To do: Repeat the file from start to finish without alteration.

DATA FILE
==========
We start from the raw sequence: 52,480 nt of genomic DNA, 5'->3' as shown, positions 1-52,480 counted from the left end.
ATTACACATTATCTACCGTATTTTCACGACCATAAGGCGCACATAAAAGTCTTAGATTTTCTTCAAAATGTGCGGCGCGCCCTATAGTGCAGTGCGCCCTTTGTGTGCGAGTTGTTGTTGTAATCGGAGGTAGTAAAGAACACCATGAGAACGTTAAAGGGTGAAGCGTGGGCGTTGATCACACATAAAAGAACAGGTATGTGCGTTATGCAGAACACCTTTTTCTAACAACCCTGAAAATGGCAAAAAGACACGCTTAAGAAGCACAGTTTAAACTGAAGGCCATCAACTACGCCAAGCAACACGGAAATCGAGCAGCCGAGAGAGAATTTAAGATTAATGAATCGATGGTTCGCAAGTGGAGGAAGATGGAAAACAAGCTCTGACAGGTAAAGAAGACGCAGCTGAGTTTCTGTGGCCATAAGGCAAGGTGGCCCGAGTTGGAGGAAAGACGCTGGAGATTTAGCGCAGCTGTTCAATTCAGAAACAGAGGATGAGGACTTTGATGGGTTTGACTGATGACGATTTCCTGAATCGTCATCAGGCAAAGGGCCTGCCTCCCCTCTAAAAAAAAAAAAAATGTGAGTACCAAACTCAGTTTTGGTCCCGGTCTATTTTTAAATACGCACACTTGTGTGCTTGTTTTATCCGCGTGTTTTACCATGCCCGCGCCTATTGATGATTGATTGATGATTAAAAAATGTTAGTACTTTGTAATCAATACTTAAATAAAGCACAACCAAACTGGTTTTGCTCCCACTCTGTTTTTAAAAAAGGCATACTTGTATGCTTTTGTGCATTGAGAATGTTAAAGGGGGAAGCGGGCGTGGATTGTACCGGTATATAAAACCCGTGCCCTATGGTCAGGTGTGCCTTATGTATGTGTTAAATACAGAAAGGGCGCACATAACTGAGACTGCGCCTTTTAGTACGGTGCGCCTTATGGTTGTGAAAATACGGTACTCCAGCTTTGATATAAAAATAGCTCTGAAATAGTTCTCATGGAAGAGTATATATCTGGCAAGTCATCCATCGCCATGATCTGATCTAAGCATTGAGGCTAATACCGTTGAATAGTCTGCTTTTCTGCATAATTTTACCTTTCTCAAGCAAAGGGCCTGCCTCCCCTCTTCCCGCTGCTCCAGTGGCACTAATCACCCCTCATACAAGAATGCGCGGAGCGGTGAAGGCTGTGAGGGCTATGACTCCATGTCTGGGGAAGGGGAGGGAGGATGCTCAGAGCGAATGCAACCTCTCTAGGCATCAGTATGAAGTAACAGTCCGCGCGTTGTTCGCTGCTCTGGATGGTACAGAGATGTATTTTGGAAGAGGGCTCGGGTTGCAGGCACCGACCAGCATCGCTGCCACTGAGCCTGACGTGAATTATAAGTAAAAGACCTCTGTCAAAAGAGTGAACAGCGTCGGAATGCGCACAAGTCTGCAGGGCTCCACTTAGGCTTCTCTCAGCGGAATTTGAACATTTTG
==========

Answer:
We start from the raw sequence: 52,480 nt of genomic DNA, 5'->3' as shown, positions 1-52,480 counted from the left end.
ATTACACATTATCTACCGTATTTTCACGACCATAAGGCGCACATAAAAGTCTTAGATTTTCTTCAAAATGTGCGGCGCGCCCTATAGTGCAGTGCGCCCTTTGTGTGCGAGTTGTTGTTGTAATCGGAGGTAGTAAAGAACACCATGAGAACGTTAAAGGGTGAAGCGTGGGCGTTGATCACACATAAAAGAACAGGTATGTGCGTTATGCAGAACACCTTTTTCTAACAACCCTGAAAATGGCAAAAAGACACGCTTAAGAAGCACAGTTTAAACTGAAGGCCATCAACTACGCCAAGCAACACGGAAATCGAGCAGCCGAGAGAGAATTTAAGATTAATGAATCGATGGTTCGCAAGTGGAGGAAGATGGAAAACAAGCTCTGACAGGTAAAGAAGACGCAGCTGAGTTTCTGTGGCCATAAGGCAAGGTGGCCCGAGTTGGAGGAAAGACGCTGGAGATTTAGCGCAGCTGTTCAATTCAGAAACAGAGGATGAGGACTTTGATGGGTTTGACTGATGACGATTTCCTGAATCGTCATCAGGCAAAGGGCCTGCCTCCCCTCTAAAAAAAAAAAAAATGTGAGTACCAAACTCAGTTTTGGTCCCGGTCTATTTTTAAATACGCACACTTGTGTGCTTGTTTTATCCGCGTGTTTTACCATGCCCGCGCCTATTGATGATTGATTGATGATTAAAAAATGTTAGTACTTTGTAATCAATACTTAAATAAAGCACAACCAAACTGGTTTTGCTCCCACTCTGTTTTTAAAAAAGGCATACTTGTATGCTTTTGTGCATTGAGAATGTTAAAGGGGGAAGCGGGCGTGGATTGTACCGGTATATAAAACCCGTGCCCTATGGTCAGGTGTGCCTTATGTATGTGTTAAATACAGAAAGGGCGCACATAACTGAGACTGCGCCTTTTAGTACGGTGCGCCTTATGGTTGTGAAAATACGGTACTCCAGCTTTGATATAAAAATAGCTCTGAAATAGTTCTCATGGAAGAGTATATATCTGGCAAGTCATCCATCGCCATGATCTGATCTAAGCATTGAGGCTAATACCGTTGAATAGTCTGCTTTTCTGCATAATTTTACCTTTCTCAAGCAAAGGGCCTGCCTCCCCTCTTCCCGCTGCTCCAGTGGCACTAATCACCCCTCATACAAGAATGCGCGGAGCGGTGAAGGCTGTGAGGGCTATGACTCCATGTCTGGGGAAGGGGAGGGAGGATGCTCAGAGCGAATGCAACCTCTCTAGGCATCAGTATGAAGTAACAGTCCGCGCGTTGTTCGCTGCTCTGGATGGTACAGAGATGTATTTTGGAAGAGGGCTCGGGTTGCAGGCACCGACCAGCATCGCTGCCACTGAGCCTGACGTGAATTATAAGTAAAAGACCTCTGTCAAAAGAGTGAACAGCGTCGGAATGCGCACAAGTCTGCAGGGCTCCACTTAGGCTTCTCTCAGCGGAATTTGAACATTTTG